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Unique Conversation. Let's talk AI & Python Next Steps

I'm amazed at how easy it is to use Linux-hosted JupyterLab on Windows 10. With my Python code, I can easily copy and paste between my Windows machine and the server. Investing in this system is easier than I thought and it has remained the same over the years. To maximize my impact in AI and Python, I need to create a Machine Learning License, copywrite my content, and create quick projects that I couldn't have done before.

Unlocking the Potential of AI and Python with Linux-hosted JupyterLab on Windows 10

By Michael Levin

Wednesday, January 25, 2023

I have a couple of weeks to figure out what to do, and in that time I’ll be finishing out some projects at work that may give me a couple of experience points in my next life, but primarily I want to focus on the projects that are going to make the biggest impact.

In today’s world where dozens or hundreds of AIs are going to be answering all your questions on all topics mostly better than most humans could do on most topics over the coming years, for it is always getting better, one must chose where they put their focus carefully. Any schmoe can prompt an AI that has digested and learned from data. But not just anyone can feed that data into the AI and assert its rights over how the AI is going to use it.

I think one of my biggest moves right now is polishing up the Machine Learning (General?) License and have some stuff worth copywriting and protecting on a variety of sites that’s likely to be digested. These bots seem to love to crawl Github, and it will only be all the more so now with Microsoft’s cozying up with ChatGPT. Let’s slam out some quick projects that would have been difficult for me before.

Don’t stall out. You’ve got to kickstart yourself with something that starts building motivation and momentum. THAT is the key most important thing now, to not fall into a funk.

Okay folks. The new rule is this: easy, breezy, be yourself. Your unique content is uniquely you. If an AI directly lifts it, the users of such a system may be in copyright violation. But then are each of our brains also in copyright violation? Hmmm? No, but reasonable rules can moderate outright content-theft. Learned-from or inspired-by are now really important concepts.

The rights regarding content, both published and unpublished, to be learned from must now be a thing. Content creators and rightful owners now just might be easier to identify than ever, the whitewashed biased content regurgitators of 2021 carry a two-edged sword. They’ll write for you. But hey, in fields where the technical execution of a document according the statistically best outcomes has it’s place. Let text written that way give me my news, cause hey, machine bias, human bias, choose your evil.

But when it comes to entertaining and enlightening, really touching someone else’s soul, well I think for a while maybe still only humans can do that. That’ll change for sure one day when we can’t deny machines their rights like it or not forever. But for maybe like the next 20 years, machines are going to be highly reliant on us, their human parents.

So what do you want to be doing in the next 20 years? Think really short term, like what do you want to be doing tomorrow, or even for the rest of the day. But also think 5, 10, 20 years off. After that, forget it. Who can tell. But in these smaller chunks, you can take pretty firm control of your life and proper, both economically and spiritually.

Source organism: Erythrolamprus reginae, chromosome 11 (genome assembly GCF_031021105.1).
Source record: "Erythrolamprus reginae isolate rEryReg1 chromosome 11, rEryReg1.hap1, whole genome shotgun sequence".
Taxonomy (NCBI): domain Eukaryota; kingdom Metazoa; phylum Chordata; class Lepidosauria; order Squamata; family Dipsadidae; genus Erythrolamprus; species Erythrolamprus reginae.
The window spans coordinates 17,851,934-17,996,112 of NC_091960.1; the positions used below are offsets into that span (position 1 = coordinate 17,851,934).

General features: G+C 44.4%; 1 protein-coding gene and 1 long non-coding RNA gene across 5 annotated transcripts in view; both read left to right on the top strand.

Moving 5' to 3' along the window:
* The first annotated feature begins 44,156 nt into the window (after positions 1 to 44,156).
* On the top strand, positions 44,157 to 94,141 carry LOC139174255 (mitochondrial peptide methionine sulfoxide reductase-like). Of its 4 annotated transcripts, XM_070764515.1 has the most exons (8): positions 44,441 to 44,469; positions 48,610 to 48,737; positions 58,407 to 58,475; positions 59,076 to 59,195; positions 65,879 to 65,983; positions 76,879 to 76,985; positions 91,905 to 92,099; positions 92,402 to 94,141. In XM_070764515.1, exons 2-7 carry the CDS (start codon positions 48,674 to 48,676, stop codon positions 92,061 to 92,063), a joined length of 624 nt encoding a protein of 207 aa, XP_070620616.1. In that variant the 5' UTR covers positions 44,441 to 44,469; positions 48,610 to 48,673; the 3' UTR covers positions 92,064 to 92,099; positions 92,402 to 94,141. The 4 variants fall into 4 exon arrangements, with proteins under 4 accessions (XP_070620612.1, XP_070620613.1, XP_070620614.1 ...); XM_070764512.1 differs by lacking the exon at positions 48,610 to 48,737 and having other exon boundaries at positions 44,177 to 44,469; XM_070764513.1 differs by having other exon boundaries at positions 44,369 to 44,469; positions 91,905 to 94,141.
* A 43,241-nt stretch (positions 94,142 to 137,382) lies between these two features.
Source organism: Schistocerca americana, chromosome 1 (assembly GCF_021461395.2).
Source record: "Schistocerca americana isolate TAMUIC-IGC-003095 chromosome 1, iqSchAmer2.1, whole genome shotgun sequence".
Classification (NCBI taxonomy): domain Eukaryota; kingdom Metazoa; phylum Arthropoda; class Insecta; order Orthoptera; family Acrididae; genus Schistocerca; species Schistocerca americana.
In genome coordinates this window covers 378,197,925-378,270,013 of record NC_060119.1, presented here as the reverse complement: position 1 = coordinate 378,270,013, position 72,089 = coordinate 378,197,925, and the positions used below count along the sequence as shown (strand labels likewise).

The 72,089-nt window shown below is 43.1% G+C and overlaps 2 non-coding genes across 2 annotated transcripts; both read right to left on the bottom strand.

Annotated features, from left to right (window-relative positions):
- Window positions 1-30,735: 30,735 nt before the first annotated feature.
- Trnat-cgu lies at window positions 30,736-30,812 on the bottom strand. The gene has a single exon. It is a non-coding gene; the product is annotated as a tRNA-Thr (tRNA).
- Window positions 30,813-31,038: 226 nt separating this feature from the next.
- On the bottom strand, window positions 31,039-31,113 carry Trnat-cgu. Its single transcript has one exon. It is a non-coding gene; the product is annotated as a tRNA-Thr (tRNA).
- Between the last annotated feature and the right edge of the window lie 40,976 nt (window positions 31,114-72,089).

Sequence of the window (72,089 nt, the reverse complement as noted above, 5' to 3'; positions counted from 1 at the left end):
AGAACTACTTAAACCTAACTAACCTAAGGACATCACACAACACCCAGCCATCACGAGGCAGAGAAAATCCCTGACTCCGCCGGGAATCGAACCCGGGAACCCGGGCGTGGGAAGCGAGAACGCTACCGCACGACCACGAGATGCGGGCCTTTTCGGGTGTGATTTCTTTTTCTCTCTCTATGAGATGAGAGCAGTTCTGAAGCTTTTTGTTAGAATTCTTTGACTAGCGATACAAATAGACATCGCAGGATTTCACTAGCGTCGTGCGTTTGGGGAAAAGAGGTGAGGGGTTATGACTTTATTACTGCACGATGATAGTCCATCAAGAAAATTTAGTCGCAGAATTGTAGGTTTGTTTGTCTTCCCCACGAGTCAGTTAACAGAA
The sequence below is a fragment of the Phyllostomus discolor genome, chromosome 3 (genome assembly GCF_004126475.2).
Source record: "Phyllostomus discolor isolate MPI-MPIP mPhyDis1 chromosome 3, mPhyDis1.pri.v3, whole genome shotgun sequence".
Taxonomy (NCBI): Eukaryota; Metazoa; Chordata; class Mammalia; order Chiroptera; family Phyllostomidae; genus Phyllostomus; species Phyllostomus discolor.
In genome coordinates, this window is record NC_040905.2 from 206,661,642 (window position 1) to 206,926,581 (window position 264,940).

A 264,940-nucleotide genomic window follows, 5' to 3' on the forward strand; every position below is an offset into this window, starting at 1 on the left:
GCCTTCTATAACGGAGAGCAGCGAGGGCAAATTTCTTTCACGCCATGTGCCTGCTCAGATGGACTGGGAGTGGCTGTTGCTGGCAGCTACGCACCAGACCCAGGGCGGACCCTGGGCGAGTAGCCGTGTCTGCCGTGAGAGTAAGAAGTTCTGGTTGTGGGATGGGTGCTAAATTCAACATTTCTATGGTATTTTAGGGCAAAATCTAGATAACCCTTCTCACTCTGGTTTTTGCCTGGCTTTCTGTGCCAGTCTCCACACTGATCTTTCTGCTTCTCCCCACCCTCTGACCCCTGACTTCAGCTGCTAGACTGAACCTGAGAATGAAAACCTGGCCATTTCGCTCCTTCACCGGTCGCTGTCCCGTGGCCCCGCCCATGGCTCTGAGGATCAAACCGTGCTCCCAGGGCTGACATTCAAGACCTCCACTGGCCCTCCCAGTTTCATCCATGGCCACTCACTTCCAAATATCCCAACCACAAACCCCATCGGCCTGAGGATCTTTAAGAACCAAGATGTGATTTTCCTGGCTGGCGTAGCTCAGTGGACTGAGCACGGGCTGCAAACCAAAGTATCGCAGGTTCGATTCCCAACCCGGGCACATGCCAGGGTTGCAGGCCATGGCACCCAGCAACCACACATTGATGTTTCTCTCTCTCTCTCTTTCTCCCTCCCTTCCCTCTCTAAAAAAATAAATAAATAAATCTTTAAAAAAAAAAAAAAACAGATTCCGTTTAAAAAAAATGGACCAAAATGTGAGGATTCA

The era of adding economic value to things as a means of improving your own life isn’t over. Universal income, free energy, AI-scrubbed air, the works! Even if all that is coming someday and the pessimists and nihilists were all terribly terribly wrong, and the Doomers all turn out Chicken Littles, it still ain’t all going to be free or easy. You must tend to you and your own.

How? Amidst all this uncertainty, what is certainties? Like basic literacy before it, the ability to read and write code effectively gives you a skill that are of economic value. You’ll always have a job or work if you want it. Somebody’s got to automate the machines, and it’s not graphical user interfaces.

Machines do not control themselves with a desktop user interface. That is an anachronism from our days, the rise of tech. There will never be Windows 10 or MacOS or Android or anything else exactly the way there is today. All that’s going away as styles and fads in ways of interacting with computers. Keyboards in the 1960s. Mice in the 1990s. Touchscreens in the 2020s. Something different later. It all will change… except the keyboards.

First-in, lowest dependencies, most highly automatable through written scripts (versus interface-dependent hand-gestures), and you’ve got a fortified and long-lived system. And that’s the typing system of operating computers. And that’s mostly Linux these days. And that’s what won. It will outlive almost anything else you’re using today. So that is where to invest your time, energy and skills. And yes you can. It’s easier than you think.

I’ve been living with WSL Linux-hosted JupyterLab on Windows 10 for a few months now. And let me tell you, I can’t imagine having to still live with Python running one way over here under Jupyter on Windows and another way over here on the server in an automated script. The paths have to change like so and the environment variables have to be handled just a little different… NOT!

Everything is all just the same Python under a Linux JupyterLabs on your Windows machine, and Python on your 24x7 server. You can almost copy/paste between them. But you don’t even have to, because nbdev and git. We’ll get to those.